Before we begin to implement form submission logic in our server code, let's first do a quick review of the main form elements, including:
The form element serves as the primary container for housing your form, including user inputs and the submit button. It has several attributes that control its behavior, with the most common ones being 'enctype', 'method', and 'action'.
The enctype is the encoding type. If you are working with forms that have file uploads that accompany the form data, this value should be set to:
multipart/form-data, otherwise the default is
application/x-www-form-urlencoded. The 'method' specifies which HTTP verb to use when making the submission request (ie: "GET: or "POST"). Finally, the 'action' attribute is the URL / route that the form will send the request to once it has been submitted.
<form method="post" enctype="application/x-www-form-urlencoded" action="https://httpbin.org/post">
<!-- ... -->
NOTE: in the above example, "enctype" may be omitted since "application/x-www-form-urlencoded" is the default value for "enctype"
The input element creates a single-line text box by default (ie: the default value for the 'type' attribute is
<input type="text" name="fullName" />
NOTE: We must ensure that every form control includes a "name" field, which will be used to identify the form value, when submitted.
There are also a multitude of additional interactive input 'types' that may be used, such as:
color: Elements of type="color" provide a user interface element that lets a user specify a color, either by using a visual color picker interface or by entering the color into a text field in #rrggbb hexadecimal format.
date: Elements of type="date" create input fields that let the user enter a date, either with a textbox that validates the input or a special date picker interface.
time: Elements of type="time" create input fields designed to let the user easily enter a time (hours and minutes, and optionally seconds).
email: Elements of type="email" are used to let the user enter and edit an email address, or, if the multiple attribute is specified, a list of email addresses.
number: Elements of type="number" are used to let the user enter a number. They include built-in validation to reject non-numerical entries.
range: Elements of type="range" let the user specify a numeric value which must be no less than a given value, and no more than another given value. The precise value, however, is not considered important. This is typically represented using a slider or dial control rather than a text entry box like the number input type.
The textarea element is much like an
<input type='text'> input, except it allows multiple lines of text. Essentially, it is a text box that has space to add a larger quantity of text, instead of just a single line of text. The textarea is useful for capturing user input that would typically be long and detailed or several sentences long.
The select element serves as a "dropdown list" of option elements for users to choose from. Used without any attributes, it behaves exactly like a dropdown list and only permits the user to select 1 (one) "option". With the addition of the "multiple" attribute, we can allow the user to select more than one option. We can also specify a "size" attribute, to show more than a single option at a time - this will work for both
<select multiple> elements. When submitted, the value is the text in the "value" attribute for the selected option. When multiple options are selected, an array of "value" attributes are submitted, ie:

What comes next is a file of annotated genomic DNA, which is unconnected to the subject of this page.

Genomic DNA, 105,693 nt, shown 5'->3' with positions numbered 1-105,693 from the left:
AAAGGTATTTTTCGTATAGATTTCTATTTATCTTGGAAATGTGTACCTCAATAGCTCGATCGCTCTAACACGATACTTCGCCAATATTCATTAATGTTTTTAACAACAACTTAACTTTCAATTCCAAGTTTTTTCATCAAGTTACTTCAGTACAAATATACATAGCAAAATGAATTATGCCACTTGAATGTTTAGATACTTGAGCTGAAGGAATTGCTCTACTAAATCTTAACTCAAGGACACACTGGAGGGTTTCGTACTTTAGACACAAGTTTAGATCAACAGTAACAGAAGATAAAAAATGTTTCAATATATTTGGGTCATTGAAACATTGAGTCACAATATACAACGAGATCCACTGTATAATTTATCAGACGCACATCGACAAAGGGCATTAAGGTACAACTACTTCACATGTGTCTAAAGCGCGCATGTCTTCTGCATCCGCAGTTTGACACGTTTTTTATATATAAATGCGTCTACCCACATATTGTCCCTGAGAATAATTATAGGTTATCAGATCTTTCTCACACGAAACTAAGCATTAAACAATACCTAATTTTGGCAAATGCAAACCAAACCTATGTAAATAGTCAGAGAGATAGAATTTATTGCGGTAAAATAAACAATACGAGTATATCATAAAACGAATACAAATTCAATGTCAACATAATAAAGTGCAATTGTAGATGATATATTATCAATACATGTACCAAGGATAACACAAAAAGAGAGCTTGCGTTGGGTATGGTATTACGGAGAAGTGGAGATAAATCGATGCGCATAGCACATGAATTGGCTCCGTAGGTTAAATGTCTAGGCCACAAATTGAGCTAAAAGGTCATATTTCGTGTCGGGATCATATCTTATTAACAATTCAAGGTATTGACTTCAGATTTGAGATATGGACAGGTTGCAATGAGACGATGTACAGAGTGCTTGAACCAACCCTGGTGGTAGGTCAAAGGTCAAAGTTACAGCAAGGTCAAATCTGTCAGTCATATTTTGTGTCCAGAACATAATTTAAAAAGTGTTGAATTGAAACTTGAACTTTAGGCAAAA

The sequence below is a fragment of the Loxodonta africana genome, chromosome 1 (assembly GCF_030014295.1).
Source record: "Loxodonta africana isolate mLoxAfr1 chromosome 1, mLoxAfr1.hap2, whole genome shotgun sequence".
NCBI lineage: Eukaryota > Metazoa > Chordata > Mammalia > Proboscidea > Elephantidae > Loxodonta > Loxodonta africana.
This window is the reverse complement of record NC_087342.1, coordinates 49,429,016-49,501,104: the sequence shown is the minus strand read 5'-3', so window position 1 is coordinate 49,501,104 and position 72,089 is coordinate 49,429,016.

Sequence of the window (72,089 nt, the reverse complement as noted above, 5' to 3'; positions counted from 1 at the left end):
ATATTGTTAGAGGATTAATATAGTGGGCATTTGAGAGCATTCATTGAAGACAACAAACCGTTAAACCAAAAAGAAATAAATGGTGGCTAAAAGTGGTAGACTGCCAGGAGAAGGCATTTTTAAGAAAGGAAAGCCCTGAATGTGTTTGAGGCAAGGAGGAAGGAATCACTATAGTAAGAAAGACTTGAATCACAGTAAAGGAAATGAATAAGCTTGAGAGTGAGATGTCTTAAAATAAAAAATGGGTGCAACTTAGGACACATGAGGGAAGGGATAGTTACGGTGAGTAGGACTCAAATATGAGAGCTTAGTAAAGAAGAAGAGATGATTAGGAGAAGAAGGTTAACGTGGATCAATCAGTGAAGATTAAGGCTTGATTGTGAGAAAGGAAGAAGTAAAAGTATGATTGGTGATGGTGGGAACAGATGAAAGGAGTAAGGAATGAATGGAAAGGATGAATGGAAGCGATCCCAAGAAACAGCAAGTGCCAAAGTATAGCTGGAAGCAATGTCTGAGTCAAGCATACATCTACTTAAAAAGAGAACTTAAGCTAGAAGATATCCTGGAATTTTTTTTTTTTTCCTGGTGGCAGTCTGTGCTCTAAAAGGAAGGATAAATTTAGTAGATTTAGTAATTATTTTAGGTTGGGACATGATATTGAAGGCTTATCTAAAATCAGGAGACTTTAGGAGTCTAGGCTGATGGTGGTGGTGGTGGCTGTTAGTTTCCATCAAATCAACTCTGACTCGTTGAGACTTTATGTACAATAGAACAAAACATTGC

<option value="">-- Please choose an option --</option>
<select multiple name="transportation">
<option value="jet">Private Jet</option>
The checkbox is actually another "type" of input element. These are rendered as boxes that when clicked, become marked as "checked" and are rendered with a check mark. When submitted, the values are either "on" (for checked), or undefined if left unchecked.
<input type="checkbox" name="active" /> Active
The radio button is similar to "checkbox" in that it is also a "type" of input. However, radio buttons are used when you wish to present a list of options for the user. When grouped together by using the same "name" attribute, they are "mutually-exclusive" (ie: checking one radio button in the group, will automatically deselect the previously checked radio button). When submitted, the value sent is the text in the "value" attribute for the checked radio button.
<input type="radio" name="fastFood" value="hamburger" /> Hamburger <br />
<input type="radio" name="fastFood" value="pizza" /> Pizza <br />
<input type="radio" name="fastFood" value="sandwich" /> Sandwich <br />
The label element is used to provide a label for a form control. You can use the label's 'for' attribute to make the label clickable to focus its associated input (identified by a unique "id"). Alternatively, you can wrap the label text and form control inside a parent "label" element. This adds a nice touch of usability to forms and can make it easier to focus on / interact with areas associated with a label.
<label for="fullName">Full Name</label><br />
<input type="text" name="fullName" id="fullName" />
<label><input type="checkbox" name="active" /> Active</label>
The hidden input type is used to include data that cannot be seen or modified by users when a form is submitted. For example, "the ID of the content that is currently being ordered or edited, or a unique security token".
<input type="hidden" name="productID" value="193774" />
Every form element should contain a "submit" button that will start the process of submitting the form. This typically includes generating an HTTP request using the method identified in the "method" attribute, and sending it to the destination in the "action" attribute. The encoding of the data in the request is controlled by the "enctype" attribute.
<input type="submit" value="Submit" />
<!-- or -->